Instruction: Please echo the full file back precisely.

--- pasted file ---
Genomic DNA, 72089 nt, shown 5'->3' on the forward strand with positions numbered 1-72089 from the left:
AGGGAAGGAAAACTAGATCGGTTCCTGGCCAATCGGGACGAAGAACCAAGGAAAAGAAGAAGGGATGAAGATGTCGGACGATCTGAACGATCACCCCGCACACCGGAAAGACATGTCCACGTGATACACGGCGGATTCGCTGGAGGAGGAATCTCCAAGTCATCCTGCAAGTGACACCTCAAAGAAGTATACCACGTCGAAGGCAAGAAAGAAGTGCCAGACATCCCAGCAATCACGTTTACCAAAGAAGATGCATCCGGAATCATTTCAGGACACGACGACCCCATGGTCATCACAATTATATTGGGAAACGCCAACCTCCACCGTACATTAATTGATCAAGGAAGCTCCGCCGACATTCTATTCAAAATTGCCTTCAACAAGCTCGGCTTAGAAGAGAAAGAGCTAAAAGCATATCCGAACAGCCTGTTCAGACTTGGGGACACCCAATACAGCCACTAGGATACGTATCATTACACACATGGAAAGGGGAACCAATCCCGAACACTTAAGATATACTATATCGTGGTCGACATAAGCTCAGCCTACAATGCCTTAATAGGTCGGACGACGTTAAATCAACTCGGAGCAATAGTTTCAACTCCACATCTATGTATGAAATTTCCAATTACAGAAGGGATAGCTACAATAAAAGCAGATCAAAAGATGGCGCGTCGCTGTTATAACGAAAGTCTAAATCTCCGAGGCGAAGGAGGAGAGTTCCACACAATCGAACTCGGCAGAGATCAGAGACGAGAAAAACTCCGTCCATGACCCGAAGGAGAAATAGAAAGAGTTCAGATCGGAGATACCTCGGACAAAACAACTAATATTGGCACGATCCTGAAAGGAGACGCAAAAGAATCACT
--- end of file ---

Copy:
Genomic DNA, 72089 nt, shown 5'->3' on the forward strand with positions numbered 1-72089 from the left:
AGGGAAGGAAAACTAGATCGGTTCCTGGCCAATCGGGACGAAGAACCAAGGAAAAGAAGAAGGGATGAAGATGTCGGACGATCTGAACGATCACCCCGCACACCGGAAAGACATGTCCACGTGATACACGGCGGATTCGCTGGAGGAGGAATCTCCAAGTCATCCTGCAAGTGACACCTCAAAGAAGTATACCACGTCGAAGGCAAGAAAGAAGTGCCAGACATCCCAGCAATCACGTTTACCAAAGAAGATGCATCCGGAATCATTTCAGGACACGACGACCCCATGGTCATCACAATTATATTGGGAAACGCCAACCTCCACCGTACATTAATTGATCAAGGAAGCTCCGCCGACATTCTATTCAAAATTGCCTTCAACAAGCTCGGCTTAGAAGAGAAAGAGCTAAAAGCATATCCGAACAGCCTGTTCAGACTTGGGGACACCCAATACAGCCACTAGGATACGTATCATTACACACATGGAAAGGGGAACCAATCCCGAACACTTAAGATATACTATATCGTGGTCGACATAAGCTCAGCCTACAATGCCTTAATAGGTCGGACGACGTTAAATCAACTCGGAGCAATAGTTTCAACTCCACATCTATGTATGAAATTTCCAATTACAGAAGGGATAGCTACAATAAAAGCAGATCAAAAGATGGCGCGTCGCTGTTATAACGAAAGTCTAAATCTCCGAGGCGAAGGAGGAGAGTTCCACACAATCGAACTCGGCAGAGATCAGAGACGAGAAAAACTCCGTCCATGACCCGAAGGAGAAATAGAAAGAGTTCAGATCGGAGATACCTCGGACAAAACAACTAATATTGGCACGATCCTGAAAGGAGACGCAAAAGAATCACT